This would be consistent with Ras seeing movement towards Romney after debate 2, once Obama’s facade was broken, what happened in debate 2 just verified Romney, did nothing to fix the broken Obama facade.

Zomcon JEM on October 19, 2012 at 11:44 AM

or perhaps Cook thinks that Romney’s going to get massive margins of victory in California, New York, and Illinois.

This makes no sense.

newtopia on October 19, 2012 at 11:57 AM

gumbyandpokey is the dumbest commenter on HA.

Schadenfreude on October 19, 2012 at 11:16 AM

Axelfraud is strapped for cash. Good trolls don’t come nearly as cheap as Gumby does.

eyedoc on October 19, 2012 at 12:02 PM

I agree that if Romney wins indies by 6-7 pts, then it would be tough for Obama to make that up without a big turnout advantage.

gumbyandpokey on October 19, 2012 at 11:34 AM

You still don’t get it.

Obama is going to lose the ELECTION by 6-7 pts. Not just indies. The whole popular vote.

happytobehere on October 19, 2012 at 12:05 PM

What is this a slow news Friday? Don’t we have any phony jobs numbers to bandy about instead of this ridiculous slimestream media wishful fiction?

stukinIL4now on October 19, 2012 at 12:07 PM

I hope someone in the Romney campaign took note of the fact that in the second debate 0bama promised to pass a second “Assault Weapons Ban”, and stated that no weapon available to the military should be in civilian hands. (Goodbye, Remington 870.)

Barry also said many of those manufacturing jobs he is so in love with “are not coming back”, even for Hofstra graduates.

Because gutting the Second Amendment and admitting the assemply line jobs are gone for good will play so well in Ohio and Iowa.

MidniteRambler on October 19, 2012 at 12:08 PM

Marist polling has been off this whole cycle. No way Obama is spending precious time in Iowa at this point if he’s up by 8. Early voting is also tracking with 2004, when Bush won there.

changer1701 on October 19, 2012 at 10:01 AM

I would like to add, for the first time in 50yrs Iowa has more registered Republicans then Democrats. A lot has changed in Iowa since 2008. I do not plan on voting early and I know many others that will not. The Democrats are pushing early voting, so you see more Dems doing it, I also know many Dems that are voting for Mitt. Just because it is a Dem vote does not mean it is a Obama vote. State and Local Republican candidates are ahead of Democrat candidates, I do not see Barry winning Iowa no matter how many Dems vote early. Not going to happen.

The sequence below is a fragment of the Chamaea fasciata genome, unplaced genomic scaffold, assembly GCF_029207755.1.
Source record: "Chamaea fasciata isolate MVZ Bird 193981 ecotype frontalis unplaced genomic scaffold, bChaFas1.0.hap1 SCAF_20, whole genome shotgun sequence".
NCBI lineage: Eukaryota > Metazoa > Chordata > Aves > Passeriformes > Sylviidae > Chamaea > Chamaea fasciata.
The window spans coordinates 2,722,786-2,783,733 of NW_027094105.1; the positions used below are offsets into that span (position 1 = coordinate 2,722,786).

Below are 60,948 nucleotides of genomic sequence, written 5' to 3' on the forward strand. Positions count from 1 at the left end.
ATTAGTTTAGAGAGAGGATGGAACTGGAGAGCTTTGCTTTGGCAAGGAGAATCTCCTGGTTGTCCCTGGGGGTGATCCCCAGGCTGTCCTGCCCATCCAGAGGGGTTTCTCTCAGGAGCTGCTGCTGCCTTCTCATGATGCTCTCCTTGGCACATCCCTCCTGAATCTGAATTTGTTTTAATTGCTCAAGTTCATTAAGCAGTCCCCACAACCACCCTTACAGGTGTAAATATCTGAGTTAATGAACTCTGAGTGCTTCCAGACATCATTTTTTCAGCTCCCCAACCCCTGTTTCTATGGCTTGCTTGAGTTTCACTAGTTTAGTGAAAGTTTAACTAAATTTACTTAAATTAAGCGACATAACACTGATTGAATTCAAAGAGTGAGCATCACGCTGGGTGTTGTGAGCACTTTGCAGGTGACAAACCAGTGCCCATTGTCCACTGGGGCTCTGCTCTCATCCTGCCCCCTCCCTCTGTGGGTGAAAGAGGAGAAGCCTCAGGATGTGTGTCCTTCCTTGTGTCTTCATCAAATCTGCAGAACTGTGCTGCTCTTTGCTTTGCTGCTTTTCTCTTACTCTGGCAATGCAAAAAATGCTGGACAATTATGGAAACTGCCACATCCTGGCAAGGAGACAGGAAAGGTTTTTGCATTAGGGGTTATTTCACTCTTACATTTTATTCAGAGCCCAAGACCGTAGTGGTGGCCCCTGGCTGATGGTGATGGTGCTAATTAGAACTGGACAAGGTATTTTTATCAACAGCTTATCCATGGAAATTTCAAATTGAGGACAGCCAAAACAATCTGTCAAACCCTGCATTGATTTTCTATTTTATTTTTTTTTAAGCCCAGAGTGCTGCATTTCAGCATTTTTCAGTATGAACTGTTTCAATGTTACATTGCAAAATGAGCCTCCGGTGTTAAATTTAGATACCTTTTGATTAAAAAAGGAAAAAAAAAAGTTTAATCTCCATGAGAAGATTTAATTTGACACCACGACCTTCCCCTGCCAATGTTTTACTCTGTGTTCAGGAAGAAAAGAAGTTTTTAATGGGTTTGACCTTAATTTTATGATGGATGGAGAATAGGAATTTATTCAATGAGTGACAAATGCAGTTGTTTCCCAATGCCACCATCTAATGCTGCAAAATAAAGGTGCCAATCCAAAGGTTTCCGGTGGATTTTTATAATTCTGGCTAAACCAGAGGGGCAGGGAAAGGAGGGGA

IowaWoman on October 19, 2012 at 12:09 PM

And then even if he gets the miracle and gets Ohio, he needs NH, CO or IA.

That’s a much tougher road to victory than Obama has.

gumbyandpokey on October 19, 2012 at 11:31 AM

RCP just moved Colorado to the Romney column. All Romney needs is Ohio.

Resist We Much on October 19, 2012 at 12:21 PM

New PPP New Hampshire Poll

Romney: 49%
Obama: 48%

sentinelrules on October 19, 2012 at 12:21 PM

NumbersMuncher ‏@NumbersMuncher
New PPP (D) poll in NH has Romney up 1, 49-48. They had Obama up 6 in their last poll.

gumbyandpokey on October 19, 2012 at 12:22 PM

So gumballs fled to this thread? What’s the matter gumby? Couldn’t stand the beating in the other one?

wargamer6 on October 19, 2012 at 12:25 PM

In our entire history, it has happened exactly three times in 56 presidential election cycles. The last time was twelve years ago, but previous to that, one has to go back 124 years.

An Electoral College/Popular Vote split probably also happened in 1960, when there was said to be widespread fraud in Texas and Illinois.

It also almost happened in 2004 when Bush had a comfortable 3,000,000 vote majority in the popular vote, but nearly lost Ohio, which would have given Kerry the presidency.

But even if we don’t count these two near misses, three of the 43 people who have led this country became president in spite of the people clearly choosing the other guy. If that doesn’t bother you, you’re not paying attention.

Time Lord on October 19, 2012 at 12:25 PM

Teh heh

Schadenfreude on October 19, 2012 at 12:26 PM

Charlie Cook, among with many in Obama’s lapdog media, is wishcasting. At this point, they want an election that denies an all-but-inevitable Romney Presidency legitimacy and a governing mandate.

Jurisprudence on October 19, 2012 at 12:28 PM

Wow, these states are stupid aren’t they? They get all worked up about the whole popular vote versus the electoral college, yet they don’t realize that they are actually hurting their preferred candidate’s chances as all of those states that have it enacted into law all usually vote Democrat.

MobileVideoEngineer on October 19, 2012 at 10:52 AM
Actually, it makes sense for the big population states since the Electoral College is weight toward smaller population states. (Vote count being the number of reps + senators) A small population state like Wyoming gets three votes with a pop of 568,158 – one for about every 190k citizens California gets 55 with a pop. of 37,691,912 – one for about every 685k citizens

Animal60 on October 19, 2012 at 11:06 AM